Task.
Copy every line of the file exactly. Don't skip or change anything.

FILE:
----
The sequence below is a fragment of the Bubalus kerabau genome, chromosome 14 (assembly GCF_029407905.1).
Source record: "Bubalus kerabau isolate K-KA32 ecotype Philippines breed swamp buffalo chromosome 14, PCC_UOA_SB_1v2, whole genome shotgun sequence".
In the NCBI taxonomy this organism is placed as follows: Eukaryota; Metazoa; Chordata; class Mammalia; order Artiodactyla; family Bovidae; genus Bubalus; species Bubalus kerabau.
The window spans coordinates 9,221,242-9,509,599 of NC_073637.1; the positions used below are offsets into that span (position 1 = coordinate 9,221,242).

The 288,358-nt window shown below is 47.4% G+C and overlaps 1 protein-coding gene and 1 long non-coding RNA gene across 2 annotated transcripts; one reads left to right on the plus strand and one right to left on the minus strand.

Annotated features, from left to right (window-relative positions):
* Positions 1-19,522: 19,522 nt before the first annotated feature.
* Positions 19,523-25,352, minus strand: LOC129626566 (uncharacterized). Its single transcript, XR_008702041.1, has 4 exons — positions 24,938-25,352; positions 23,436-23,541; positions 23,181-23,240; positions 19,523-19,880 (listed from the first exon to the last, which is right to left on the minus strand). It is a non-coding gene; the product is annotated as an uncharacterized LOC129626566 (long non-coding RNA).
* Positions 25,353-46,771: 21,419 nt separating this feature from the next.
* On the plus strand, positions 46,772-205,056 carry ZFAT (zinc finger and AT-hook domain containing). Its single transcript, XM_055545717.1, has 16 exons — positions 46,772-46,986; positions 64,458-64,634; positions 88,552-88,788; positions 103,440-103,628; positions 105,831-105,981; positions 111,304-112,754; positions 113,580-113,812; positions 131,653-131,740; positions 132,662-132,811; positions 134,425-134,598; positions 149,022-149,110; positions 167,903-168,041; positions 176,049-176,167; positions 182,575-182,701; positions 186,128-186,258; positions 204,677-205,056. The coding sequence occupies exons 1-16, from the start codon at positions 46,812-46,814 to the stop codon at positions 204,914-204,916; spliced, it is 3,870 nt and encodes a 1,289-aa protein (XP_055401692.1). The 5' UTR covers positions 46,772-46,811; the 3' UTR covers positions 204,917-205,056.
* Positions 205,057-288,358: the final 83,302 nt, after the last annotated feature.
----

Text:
The sequence below is a fragment of the Bubalus kerabau genome, chromosome 14 (assembly GCF_029407905.1).
Source record: "Bubalus kerabau isolate K-KA32 ecotype Philippines breed swamp buffalo chromosome 14, PCC_UOA_SB_1v2, whole genome shotgun sequence".
In the NCBI taxonomy this organism is placed as follows: Eukaryota; Metazoa; Chordata; class Mammalia; order Artiodactyla; family Bovidae; genus Bubalus; species Bubalus kerabau.
The window spans coordinates 9,221,242-9,509,599 of NC_073637.1; the positions used below are offsets into that span (position 1 = coordinate 9,221,242).

The 288,358-nt window shown below is 47.4% G+C and overlaps 1 protein-coding gene and 1 long non-coding RNA gene across 2 annotated transcripts; one reads left to right on the plus strand and one right to left on the minus strand.

Annotated features, from left to right (window-relative positions):
* Positions 1-19,522: 19,522 nt before the first annotated feature.
* Positions 19,523-25,352, minus strand: LOC129626566 (uncharacterized). Its single transcript, XR_008702041.1, has 4 exons — positions 24,938-25,352; positions 23,436-23,541; positions 23,181-23,240; positions 19,523-19,880 (listed from the first exon to the last, which is right to left on the minus strand). It is a non-coding gene; the product is annotated as an uncharacterized LOC129626566 (long non-coding RNA).
* Positions 25,353-46,771: 21,419 nt separating this feature from the next.
* On the plus strand, positions 46,772-205,056 carry ZFAT (zinc finger and AT-hook domain containing). Its single transcript, XM_055545717.1, has 16 exons — positions 46,772-46,986; positions 64,458-64,634; positions 88,552-88,788; positions 103,440-103,628; positions 105,831-105,981; positions 111,304-112,754; positions 113,580-113,812; positions 131,653-131,740; positions 132,662-132,811; positions 134,425-134,598; positions 149,022-149,110; positions 167,903-168,041; positions 176,049-176,167; positions 182,575-182,701; positions 186,128-186,258; positions 204,677-205,056. The coding sequence occupies exons 1-16, from the start codon at positions 46,812-46,814 to the stop codon at positions 204,914-204,916; spliced, it is 3,870 nt and encodes a 1,289-aa protein (XP_055401692.1). The 5' UTR covers positions 46,772-46,811; the 3' UTR covers positions 204,917-205,056.
* Positions 205,057-288,358: the final 83,302 nt, after the last annotated feature.